Thanks to his association with William Conrad (from previous Warner and Universal Studios work) and James Lydon (from Kraft Suspense Theatre), Altman was offered the opportunity to direct Countdown by the two former actors who were now presiding over Warner Bros.' B-picture unit. Although Altman's account of the making of Countdown differs substantially from Conrad and Lydon's, the final result is unmistakably the work of the same man who would go on to direct M*A*S*H* (1970) and Nashville (1975).
According to the director in Altman on Altman (edited by David Thompson), "There was a book I tried to buy called The Pilgrim Project by Hank Searls, which I thought was terrific. It was about sending a guy to the Moon on Gemini, and then he had to wait there until they could develop Apollo to come and pick him up. It was all about beating the Russians. It was owned by someone else; then Warner Brothers got it, and they had a low-budget film programmer. They offered it to me, and I took it without hesitation. That was Countdown. I thought it was a pretty good little film. I tried to show astronauts as human beings with problems, and I had scenes with over-lapping dialogue, in which I made sure that every word wasn't being heard. There was quite a bit of excitement over my work at the studio."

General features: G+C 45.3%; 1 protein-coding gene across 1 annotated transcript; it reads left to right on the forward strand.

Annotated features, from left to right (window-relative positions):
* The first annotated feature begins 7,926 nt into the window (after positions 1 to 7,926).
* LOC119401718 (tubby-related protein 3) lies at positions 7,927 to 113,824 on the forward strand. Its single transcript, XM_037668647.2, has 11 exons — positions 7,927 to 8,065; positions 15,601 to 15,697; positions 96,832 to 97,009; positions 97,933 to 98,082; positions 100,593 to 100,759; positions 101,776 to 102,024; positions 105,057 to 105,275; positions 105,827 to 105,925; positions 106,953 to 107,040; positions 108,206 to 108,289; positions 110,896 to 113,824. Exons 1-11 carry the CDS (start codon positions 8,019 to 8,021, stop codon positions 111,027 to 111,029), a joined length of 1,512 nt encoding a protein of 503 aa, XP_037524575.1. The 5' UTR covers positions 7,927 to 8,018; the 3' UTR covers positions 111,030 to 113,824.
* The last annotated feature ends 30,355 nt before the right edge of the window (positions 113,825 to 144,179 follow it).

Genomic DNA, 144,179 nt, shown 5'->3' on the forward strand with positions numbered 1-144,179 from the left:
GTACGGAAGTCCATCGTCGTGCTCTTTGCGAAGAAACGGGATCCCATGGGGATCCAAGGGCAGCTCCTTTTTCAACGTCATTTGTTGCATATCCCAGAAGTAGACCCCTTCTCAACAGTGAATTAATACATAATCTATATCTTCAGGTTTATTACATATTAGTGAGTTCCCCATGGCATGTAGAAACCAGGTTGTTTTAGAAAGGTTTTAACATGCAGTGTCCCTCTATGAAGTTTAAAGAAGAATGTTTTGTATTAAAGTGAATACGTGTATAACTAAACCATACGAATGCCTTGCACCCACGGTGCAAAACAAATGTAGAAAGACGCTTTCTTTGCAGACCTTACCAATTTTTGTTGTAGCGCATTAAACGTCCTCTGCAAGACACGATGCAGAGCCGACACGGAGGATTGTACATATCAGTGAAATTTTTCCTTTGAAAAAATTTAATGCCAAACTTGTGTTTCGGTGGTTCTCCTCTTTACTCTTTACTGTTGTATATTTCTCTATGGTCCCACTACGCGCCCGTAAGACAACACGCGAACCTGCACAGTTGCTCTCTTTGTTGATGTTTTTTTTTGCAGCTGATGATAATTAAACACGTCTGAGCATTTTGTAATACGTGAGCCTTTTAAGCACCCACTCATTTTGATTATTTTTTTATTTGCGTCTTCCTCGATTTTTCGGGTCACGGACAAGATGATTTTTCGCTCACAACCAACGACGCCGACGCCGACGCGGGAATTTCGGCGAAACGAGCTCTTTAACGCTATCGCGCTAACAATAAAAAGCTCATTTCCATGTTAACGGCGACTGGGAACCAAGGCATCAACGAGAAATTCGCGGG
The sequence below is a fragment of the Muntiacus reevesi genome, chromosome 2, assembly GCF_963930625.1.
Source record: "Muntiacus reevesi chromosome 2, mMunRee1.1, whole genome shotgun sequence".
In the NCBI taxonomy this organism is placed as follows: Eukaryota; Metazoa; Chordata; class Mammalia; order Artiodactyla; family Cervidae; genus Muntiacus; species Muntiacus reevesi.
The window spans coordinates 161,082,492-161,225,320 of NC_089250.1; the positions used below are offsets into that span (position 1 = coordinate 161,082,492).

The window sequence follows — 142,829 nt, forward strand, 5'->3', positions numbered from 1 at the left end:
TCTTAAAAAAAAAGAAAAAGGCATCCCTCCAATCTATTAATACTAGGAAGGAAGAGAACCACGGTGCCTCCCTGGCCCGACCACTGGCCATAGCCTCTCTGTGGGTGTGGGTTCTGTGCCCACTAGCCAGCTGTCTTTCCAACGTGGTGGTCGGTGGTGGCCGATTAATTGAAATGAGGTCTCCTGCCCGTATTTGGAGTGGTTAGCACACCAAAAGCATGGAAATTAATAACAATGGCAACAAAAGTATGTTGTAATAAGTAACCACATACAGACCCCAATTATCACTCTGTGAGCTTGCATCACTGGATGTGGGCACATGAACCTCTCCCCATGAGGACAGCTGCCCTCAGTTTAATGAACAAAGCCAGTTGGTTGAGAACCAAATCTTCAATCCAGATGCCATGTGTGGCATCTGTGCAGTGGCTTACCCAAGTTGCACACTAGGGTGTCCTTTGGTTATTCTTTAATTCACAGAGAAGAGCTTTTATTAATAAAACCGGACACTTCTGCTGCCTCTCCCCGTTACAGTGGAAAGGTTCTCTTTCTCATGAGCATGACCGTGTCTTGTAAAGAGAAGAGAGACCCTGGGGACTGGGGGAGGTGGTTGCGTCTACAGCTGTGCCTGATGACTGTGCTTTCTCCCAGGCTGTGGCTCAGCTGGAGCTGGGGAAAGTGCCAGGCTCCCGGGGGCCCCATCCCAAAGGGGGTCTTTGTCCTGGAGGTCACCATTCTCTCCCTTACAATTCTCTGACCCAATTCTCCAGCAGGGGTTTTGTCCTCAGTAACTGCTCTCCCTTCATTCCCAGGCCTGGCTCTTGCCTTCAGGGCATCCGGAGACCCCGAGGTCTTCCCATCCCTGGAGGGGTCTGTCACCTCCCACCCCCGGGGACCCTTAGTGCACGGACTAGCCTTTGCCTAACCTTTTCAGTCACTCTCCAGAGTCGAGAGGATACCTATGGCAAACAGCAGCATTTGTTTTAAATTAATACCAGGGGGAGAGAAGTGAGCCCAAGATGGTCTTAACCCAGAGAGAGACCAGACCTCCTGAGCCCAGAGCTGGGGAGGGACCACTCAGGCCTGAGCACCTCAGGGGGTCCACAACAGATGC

Countdown also benefited from the outstanding ensemble cast which included Robert Duvall and James Caan in the key roles of Chiz and Lee, respectively, and several actors from Altman's television days such as Barbara Baxley, Charles Aidman, Joanna Moore, Ted Knight, Steve Ihnat and Michael Murphy. Equally important was the fact that NASA cooperated with the production and members of Altman's "production teams visited NASA sites and conferred with scientific and technological personnel. Art director Jack Poplin did an estimable job designing mock replicates of the Apollo capsule, Mission controls, and Gemini simulators, as well as a lunar-landing module years before its actual use. At Altman's insistence, there were to be no process shots, no miniatures. Using sound stages 14, 15, and 17 at Warner Brothers, Poplin devised a credible rendering of outer space and the moon's surface. The moon landing scene was simulated in the Mojave Desert. There is also one all-out party sequence set at Altman's then-Mandeville Canyon digs." (from Robert Altman: Jumping Off the Cliff by Patrick McGilligan).